Treatment of hippocampal cultures with Aβ42 oligomers induces loss of mushroom spines (Popugaeva et al., 2015; Zhang et al., 2015) and Aβ42 accumulation in hippocampal cultures prepared from APP knock-in mice also causes mushroom spine loss (Zhang et al., 2015). This is also observed in vivo (Zhang et al., 2015). Pridopidine and 3-PPP prevent mushroom spine loss from both of these sources of Aβ toxicity in hippocampal neuronal cultures (Ryskamp et al., 2019). Pridopidine treatment normalized synaptic functioning, preventing LTP deficits caused by Aβ42 oligomers (Ryskamp et al., 2019). Pridopidine and 3-PPP also prevented mushroom spine loss in hippocampal cultures prepared from PS1-KI mice (Ryskamp et al., 2019) that model familial AD (Guo et al., 1999). Importantly, oral treatment with pridopidine rescued mushroom spines in vivo in PS1-KI mice (Ryskamp et al., 2019), suggesting this as a viable treatment strategy for memory deficits in familial AD.
AF710B also stabilized mushroom spines in vitro in hippocampal cultures prepared from AD mice (PS1-KI and APP-KI models) (Fisher et al., 2016). AF710B was found to potently and selectively stimulate the M1 muscarinic acetylcholine receptor (M1R) and S1R (Fisher et al., 2016). AF710B binds to M1R outside of its orthosteric binding site, suggesting an allosteric mechanism of action (Fisher et al., 2016). This is supported by data showing that 0.1 nM AF710B enhances the affinity and potency of the M1R agonist carbachol (Fisher et al., 2016). The mechanism by which AF710B activates S1R is less clear, but the anti-amnestic properties of AF710B appear to require S1R, because the S1R antagonist NE-100 can suppress them (Fisher et al., 2016). No significant binding was observed with other targets in a screen involving 83 GPCRs, ion channels and transporters (Fisher et al., 2016). Treatment of 3xTg-AD mice with AF710B (10 μg/kg delivered by intraperitoneal injections daily for 2 months) reduced levels of BACE1, Aβ1–42, plaques, p25/CDK5, GSK-3β activity, Tau phosphorylation and memory deficits in the Morris water-maze (Fisher et al., 2016). It was previously known that M1R activation improves cognition and reduces AD-like pathology in animal models (Caccamo et al., 2006; Medeiros et al., 2011), but the combined activity of AF710B at both M1R and S1R might make it particularly therapeutic. Indeed, in vivo treatment of McGill-R-Thy1-APP transgenic rats also reduced amyloid burden and inflammation while enhancing synaptogenesis and cognition (Fisher et al., 2016). Another mixed muscarinic/σ1R agonist, ANAVEX2-73, was able to mitigate Aβ25–35-induced tau phosphorylation and Aβ1–42 seeding in mice (Lahmy et al., 2013) and may help to preserve cognition in preliminary clinical trials clinical studies with AD patients (Macfarlane et al., 2016).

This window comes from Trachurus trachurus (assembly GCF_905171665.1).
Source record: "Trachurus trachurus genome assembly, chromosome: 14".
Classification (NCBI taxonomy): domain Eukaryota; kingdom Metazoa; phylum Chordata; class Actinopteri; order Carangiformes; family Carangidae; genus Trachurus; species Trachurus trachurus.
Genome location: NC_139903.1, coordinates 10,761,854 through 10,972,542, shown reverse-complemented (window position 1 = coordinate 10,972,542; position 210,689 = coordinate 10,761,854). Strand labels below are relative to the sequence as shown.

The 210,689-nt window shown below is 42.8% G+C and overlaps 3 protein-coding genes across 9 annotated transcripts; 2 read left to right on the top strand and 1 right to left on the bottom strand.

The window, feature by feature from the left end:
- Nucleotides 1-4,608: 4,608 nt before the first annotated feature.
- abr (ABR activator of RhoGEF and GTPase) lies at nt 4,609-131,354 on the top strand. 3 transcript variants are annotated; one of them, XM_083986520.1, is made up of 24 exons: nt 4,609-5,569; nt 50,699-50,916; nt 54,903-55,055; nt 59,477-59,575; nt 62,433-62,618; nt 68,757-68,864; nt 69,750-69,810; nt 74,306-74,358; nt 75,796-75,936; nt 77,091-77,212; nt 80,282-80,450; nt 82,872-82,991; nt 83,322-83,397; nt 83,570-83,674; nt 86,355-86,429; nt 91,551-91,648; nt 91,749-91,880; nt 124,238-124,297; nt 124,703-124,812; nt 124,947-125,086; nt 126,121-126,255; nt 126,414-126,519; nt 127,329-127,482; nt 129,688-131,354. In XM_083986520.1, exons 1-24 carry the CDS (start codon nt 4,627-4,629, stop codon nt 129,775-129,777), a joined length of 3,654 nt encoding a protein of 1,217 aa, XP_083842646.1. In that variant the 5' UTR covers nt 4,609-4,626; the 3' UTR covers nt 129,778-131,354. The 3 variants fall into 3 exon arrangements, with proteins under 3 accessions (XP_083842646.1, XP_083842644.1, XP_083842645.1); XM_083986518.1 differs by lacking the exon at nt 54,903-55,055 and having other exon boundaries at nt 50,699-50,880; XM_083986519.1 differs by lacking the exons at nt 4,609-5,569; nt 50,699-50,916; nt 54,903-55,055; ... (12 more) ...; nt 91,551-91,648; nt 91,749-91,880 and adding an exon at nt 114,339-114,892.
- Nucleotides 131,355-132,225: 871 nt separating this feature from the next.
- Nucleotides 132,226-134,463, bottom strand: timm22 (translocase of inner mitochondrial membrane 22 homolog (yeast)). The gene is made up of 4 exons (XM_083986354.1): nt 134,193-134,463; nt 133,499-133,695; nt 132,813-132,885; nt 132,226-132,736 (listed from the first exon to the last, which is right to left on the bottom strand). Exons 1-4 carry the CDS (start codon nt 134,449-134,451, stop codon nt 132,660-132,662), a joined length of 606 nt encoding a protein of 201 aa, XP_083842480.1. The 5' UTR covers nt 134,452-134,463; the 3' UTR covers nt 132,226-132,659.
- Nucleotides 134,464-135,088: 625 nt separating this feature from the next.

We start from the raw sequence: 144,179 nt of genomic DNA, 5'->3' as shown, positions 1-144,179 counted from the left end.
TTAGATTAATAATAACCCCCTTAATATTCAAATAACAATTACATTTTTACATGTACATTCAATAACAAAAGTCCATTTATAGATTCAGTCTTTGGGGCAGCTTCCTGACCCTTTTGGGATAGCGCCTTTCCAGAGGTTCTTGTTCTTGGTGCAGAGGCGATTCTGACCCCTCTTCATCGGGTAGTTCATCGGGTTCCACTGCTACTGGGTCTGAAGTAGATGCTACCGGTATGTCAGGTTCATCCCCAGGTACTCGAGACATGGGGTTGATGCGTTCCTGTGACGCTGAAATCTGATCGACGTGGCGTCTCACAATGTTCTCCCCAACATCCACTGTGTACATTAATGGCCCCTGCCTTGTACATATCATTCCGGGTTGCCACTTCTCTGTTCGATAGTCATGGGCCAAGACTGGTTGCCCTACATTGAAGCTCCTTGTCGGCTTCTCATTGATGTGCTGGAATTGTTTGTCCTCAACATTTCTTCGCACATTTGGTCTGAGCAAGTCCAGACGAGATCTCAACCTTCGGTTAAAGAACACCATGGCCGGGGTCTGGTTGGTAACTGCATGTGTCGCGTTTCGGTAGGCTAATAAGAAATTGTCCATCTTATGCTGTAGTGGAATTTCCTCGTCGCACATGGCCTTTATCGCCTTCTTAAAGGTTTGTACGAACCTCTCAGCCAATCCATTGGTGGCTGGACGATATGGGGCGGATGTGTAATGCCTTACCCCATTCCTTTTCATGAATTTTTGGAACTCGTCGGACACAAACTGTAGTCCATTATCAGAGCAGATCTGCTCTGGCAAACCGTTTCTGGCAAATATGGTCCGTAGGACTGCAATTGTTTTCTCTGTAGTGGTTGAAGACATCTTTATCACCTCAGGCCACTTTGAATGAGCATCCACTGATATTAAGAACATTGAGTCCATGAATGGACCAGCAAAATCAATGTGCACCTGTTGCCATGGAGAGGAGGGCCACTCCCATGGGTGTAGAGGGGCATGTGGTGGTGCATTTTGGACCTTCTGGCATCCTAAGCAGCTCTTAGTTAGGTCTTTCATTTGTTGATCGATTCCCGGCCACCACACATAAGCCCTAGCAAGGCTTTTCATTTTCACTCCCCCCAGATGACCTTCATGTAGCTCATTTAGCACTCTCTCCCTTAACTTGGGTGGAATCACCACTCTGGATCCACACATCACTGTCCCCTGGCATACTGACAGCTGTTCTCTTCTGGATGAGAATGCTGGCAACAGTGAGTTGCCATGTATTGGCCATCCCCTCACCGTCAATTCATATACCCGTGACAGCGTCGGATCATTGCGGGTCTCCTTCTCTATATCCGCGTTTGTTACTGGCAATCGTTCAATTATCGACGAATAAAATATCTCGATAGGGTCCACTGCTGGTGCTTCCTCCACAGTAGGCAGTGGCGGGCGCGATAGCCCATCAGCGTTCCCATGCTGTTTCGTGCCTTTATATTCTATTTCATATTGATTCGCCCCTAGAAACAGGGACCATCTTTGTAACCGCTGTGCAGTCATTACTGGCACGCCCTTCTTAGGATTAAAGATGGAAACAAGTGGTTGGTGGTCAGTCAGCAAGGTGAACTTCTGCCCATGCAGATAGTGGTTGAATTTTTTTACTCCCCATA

In addition to S1R agonists, positive allosteric modulators that do not compete with the (+)-pentazocine binding site might have therapeutic value. For example, SKF-83959 shows promise in the 6-OHDA-induced rat model of Parkinson’s disease (Zhang et al., 2005, 2007; Guo et al., 2013). Also, OZP002 attenuated learning deficits from scopolamine, ICV injection of amyloid Aβ25–35, or the APPSwe transgene and protected against neurotoxicity associated with ICV injection of amyloid Aβ25–35 (Vavers et al., 2019). Several selective allosteric modulators for S1R have been discovered (methylphenylpiracetam and SOMCL-668) (see Vavers et al., 2019 for a review) and it will be interesting to see whether they are efficacious in models of neurodegenerative diseases. Hinting at potential utility, SOMCL-668 enhanced (+)-SKF-10047-stimulated neurite growth and BDNF production in an S1R-dependent manner (Wang et al., 2016). Although both direct agonists and positive allosteric modulators may have therapeutic promise, it is unclear which are better candidates for clinical trials.